According to a new report from security research firm Netcraft, Electronic Arts’ servers have been compromised. Two websites from the video game publisher’s domain have been hacked and are now hosting phishing pages setup to steal Apple ID and credit card information.
It works like this: when a potential victim arrives at one of the pages, they are asked to enter their Apple ID and password. Once completed, they’re taken to a second page which asks for personal details and credit card info, and then redirected to the official Apple ID website…
Here’s more from Netcraft’s report:
“The phishing site attempts to trick a victim into submitting his Apple ID and password. It then presents a second form which asks the victim to verify his full name, card number, expiration date, verification code, date of birth, phone number, mother’s maiden name, plus other details that would be useful to a fraudster. After submitting these details, the victim is redirected to the legitimate Apple ID website at https://appleid.apple.com/cgi-bin/WebObjects/MyAppleId.woa/
The compromised server is hosted within EA’s own network. Compromised internet-visible servers are often used as “stepping stones” to attack internal servers and access data which would otherwise be invisible to the internet, although there is no obvious outward facing evidence to suggest that this has happened.”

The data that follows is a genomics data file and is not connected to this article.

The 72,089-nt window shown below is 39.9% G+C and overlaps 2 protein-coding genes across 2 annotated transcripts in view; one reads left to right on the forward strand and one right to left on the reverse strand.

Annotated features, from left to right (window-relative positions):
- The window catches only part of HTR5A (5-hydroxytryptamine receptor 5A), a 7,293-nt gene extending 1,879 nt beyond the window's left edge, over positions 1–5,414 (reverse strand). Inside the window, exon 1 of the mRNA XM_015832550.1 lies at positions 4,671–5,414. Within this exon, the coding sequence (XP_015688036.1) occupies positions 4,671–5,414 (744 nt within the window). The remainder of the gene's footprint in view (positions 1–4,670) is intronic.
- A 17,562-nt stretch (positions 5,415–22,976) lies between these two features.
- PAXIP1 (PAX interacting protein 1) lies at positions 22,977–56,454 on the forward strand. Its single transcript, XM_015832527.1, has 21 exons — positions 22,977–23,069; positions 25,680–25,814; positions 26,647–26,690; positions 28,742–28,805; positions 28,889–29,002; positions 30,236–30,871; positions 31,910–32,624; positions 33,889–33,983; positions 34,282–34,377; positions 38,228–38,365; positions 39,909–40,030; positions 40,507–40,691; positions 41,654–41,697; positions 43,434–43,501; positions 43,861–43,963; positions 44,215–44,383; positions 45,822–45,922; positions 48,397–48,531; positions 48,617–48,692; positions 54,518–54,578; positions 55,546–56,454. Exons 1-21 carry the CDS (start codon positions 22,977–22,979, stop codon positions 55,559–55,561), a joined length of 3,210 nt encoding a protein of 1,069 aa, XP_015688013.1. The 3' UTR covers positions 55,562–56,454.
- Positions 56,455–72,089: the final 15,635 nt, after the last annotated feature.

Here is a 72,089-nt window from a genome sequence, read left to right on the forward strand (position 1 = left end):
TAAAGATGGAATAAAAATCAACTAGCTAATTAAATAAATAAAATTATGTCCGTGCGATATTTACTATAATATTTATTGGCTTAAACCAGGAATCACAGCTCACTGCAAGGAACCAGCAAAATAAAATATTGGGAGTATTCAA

The firm says that the hacker was able to gain access to EA’s servers by installing and executing arbitrary PHP scripts. So at the very least, it’s likely that the attacker can view contents from all of the user calendars on the site, as well as source code and other data stored on the servers.
EA provided the following statement to The Verge:
“Privacy and security are of the utmost importance to us, and we are currently investigating this report,” an EA spokesperson writes in an email to The Verge. The fake page was said to still be live this morning; as of this afternoon, EA said that it had disabled any fake websites that it may have found. “We’ve taken immediate steps to disable any attempts to misuse EA domains,” a spokesperson said. Nonetheless, EA said that it had yet to confirm the “underlying claims” made by the security researchers.”
With one of the largest databases of customer information—500 million iTunes accounts and counting—Apple and its users are frequently the targets of hackers. The company has thus far managed to avoid any major incidents though, outside of last year’s public developer site hacking.
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